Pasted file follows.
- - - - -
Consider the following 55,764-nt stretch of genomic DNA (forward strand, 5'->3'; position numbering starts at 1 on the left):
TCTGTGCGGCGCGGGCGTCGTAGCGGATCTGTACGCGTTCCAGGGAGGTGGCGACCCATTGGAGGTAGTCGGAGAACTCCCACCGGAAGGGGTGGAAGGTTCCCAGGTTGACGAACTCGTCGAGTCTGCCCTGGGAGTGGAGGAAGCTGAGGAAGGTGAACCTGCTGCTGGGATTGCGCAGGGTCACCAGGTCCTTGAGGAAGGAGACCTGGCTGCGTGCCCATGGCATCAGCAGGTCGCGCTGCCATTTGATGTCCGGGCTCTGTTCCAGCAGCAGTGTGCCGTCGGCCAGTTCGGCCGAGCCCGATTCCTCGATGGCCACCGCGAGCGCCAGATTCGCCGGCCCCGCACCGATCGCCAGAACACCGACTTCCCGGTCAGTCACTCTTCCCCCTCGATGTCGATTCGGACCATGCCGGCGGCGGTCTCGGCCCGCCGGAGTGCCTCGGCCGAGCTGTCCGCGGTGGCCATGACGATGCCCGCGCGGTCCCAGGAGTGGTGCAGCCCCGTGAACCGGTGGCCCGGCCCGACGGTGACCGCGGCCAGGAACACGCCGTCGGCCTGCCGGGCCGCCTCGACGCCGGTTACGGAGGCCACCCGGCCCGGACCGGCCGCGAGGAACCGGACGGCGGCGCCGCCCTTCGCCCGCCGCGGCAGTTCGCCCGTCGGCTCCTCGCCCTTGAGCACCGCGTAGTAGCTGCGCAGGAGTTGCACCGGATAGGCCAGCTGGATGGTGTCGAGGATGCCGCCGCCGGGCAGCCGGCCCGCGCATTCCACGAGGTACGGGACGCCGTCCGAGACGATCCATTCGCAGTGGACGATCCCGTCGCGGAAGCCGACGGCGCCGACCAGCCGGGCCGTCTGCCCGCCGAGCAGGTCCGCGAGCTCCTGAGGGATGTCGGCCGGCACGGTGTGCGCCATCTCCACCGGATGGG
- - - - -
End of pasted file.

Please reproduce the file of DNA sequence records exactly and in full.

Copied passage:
Consider the following 55,764-nt stretch of genomic DNA (forward strand, 5'->3'; position numbering starts at 1 on the left):
TCTGTGCGGCGCGGGCGTCGTAGCGGATCTGTACGCGTTCCAGGGAGGTGGCGACCCATTGGAGGTAGTCGGAGAACTCCCACCGGAAGGGGTGGAAGGTTCCCAGGTTGACGAACTCGTCGAGTCTGCCCTGGGAGTGGAGGAAGCTGAGGAAGGTGAACCTGCTGCTGGGATTGCGCAGGGTCACCAGGTCCTTGAGGAAGGAGACCTGGCTGCGTGCCCATGGCATCAGCAGGTCGCGCTGCCATTTGATGTCCGGGCTCTGTTCCAGCAGCAGTGTGCCGTCGGCCAGTTCGGCCGAGCCCGATTCCTCGATGGCCACCGCGAGCGCCAGATTCGCCGGCCCCGCACCGATCGCCAGAACACCGACTTCCCGGTCAGTCACTCTTCCCCCTCGATGTCGATTCGGACCATGCCGGCGGCGGTCTCGGCCCGCCGGAGTGCCTCGGCCGAGCTGTCCGCGGTGGCCATGACGATGCCCGCGCGGTCCCAGGAGTGGTGCAGCCCCGTGAACCGGTGGCCCGGCCCGACGGTGACCGCGGCCAGGAACACGCCGTCGGCCTGCCGGGCCGCCTCGACGCCGGTTACGGAGGCCACCCGGCCCGGACCGGCCGCGAGGAACCGGACGGCGGCGCCGCCCTTCGCCCGCCGCGGCAGTTCGCCCGTCGGCTCCTCGCCCTTGAGCACCGCGTAGTAGCTGCGCAGGAGTTGCACCGGATAGGCCAGCTGGATGGTGTCGAGGATGCCGCCGCCGGGCAGCCGGCCCGCGCATTCCACGAGGTACGGGACGCCGTCCGAGACGATCCATTCGCAGTGGACGATCCCGTCGCGGAAGCCGACGGCGCCGACCAGCCGGGCCGTCTGCCCGCCGAGCAGGTCCGCGAGCTCCTGAGGGATGTCGGCCGGCACGGTGTGCGCCATCTCCACCGGATGGG